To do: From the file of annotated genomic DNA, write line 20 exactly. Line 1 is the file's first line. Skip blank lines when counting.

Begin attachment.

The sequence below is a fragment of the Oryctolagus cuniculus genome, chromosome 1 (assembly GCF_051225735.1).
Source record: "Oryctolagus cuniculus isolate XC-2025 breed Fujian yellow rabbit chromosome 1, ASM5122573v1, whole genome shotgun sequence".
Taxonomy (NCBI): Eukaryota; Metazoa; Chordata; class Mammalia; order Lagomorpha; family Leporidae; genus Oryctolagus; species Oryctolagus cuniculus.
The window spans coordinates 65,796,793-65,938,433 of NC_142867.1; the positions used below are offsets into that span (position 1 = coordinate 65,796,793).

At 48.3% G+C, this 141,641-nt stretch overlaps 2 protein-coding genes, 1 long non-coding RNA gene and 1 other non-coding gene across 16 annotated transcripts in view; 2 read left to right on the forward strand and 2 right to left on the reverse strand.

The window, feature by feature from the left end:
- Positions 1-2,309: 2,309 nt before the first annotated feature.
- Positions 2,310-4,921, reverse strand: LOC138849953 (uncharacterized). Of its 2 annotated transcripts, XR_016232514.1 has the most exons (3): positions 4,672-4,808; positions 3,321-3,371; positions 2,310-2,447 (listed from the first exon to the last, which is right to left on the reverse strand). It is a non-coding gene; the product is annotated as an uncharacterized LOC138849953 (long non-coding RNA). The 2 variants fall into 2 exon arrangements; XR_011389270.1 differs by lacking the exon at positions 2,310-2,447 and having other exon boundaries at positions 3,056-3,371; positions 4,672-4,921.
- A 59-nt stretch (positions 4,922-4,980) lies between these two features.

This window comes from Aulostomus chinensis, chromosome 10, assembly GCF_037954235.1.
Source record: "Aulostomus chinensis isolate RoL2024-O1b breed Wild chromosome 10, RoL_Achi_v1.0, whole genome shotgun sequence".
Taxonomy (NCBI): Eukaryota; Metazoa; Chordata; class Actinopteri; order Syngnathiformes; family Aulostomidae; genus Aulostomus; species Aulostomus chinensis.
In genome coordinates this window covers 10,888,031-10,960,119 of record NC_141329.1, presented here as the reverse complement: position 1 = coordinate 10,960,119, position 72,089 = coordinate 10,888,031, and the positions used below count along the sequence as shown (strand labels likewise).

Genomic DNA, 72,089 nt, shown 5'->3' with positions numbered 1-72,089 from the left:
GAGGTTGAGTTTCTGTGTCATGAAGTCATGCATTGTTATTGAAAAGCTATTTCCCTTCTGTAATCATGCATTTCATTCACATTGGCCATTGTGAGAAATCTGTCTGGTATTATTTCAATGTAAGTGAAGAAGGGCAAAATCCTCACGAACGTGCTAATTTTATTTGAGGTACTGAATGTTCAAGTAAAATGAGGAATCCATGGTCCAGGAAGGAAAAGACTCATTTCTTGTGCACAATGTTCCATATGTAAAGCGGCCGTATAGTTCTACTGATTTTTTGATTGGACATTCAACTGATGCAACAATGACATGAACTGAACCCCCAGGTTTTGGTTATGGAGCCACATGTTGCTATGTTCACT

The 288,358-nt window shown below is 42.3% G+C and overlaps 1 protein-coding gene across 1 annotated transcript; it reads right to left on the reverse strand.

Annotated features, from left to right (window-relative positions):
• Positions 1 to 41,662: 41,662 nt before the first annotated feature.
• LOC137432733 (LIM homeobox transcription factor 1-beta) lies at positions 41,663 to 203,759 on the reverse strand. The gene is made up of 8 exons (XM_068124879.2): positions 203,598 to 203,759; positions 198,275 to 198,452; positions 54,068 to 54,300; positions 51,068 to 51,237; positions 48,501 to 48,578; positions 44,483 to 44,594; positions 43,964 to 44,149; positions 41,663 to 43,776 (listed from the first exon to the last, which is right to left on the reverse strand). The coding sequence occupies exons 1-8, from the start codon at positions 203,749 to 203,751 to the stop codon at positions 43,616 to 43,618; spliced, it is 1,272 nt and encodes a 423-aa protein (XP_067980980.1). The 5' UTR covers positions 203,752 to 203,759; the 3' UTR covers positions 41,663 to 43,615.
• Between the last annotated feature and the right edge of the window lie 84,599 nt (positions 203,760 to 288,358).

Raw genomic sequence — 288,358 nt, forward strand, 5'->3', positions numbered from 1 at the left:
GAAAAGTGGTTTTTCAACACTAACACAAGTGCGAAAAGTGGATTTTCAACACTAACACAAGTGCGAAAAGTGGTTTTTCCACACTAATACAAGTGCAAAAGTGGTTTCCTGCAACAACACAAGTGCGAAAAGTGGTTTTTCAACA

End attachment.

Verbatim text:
• Between the last annotated feature and the right edge of the window lie 84,599 nt (positions 203,760 to 288,358).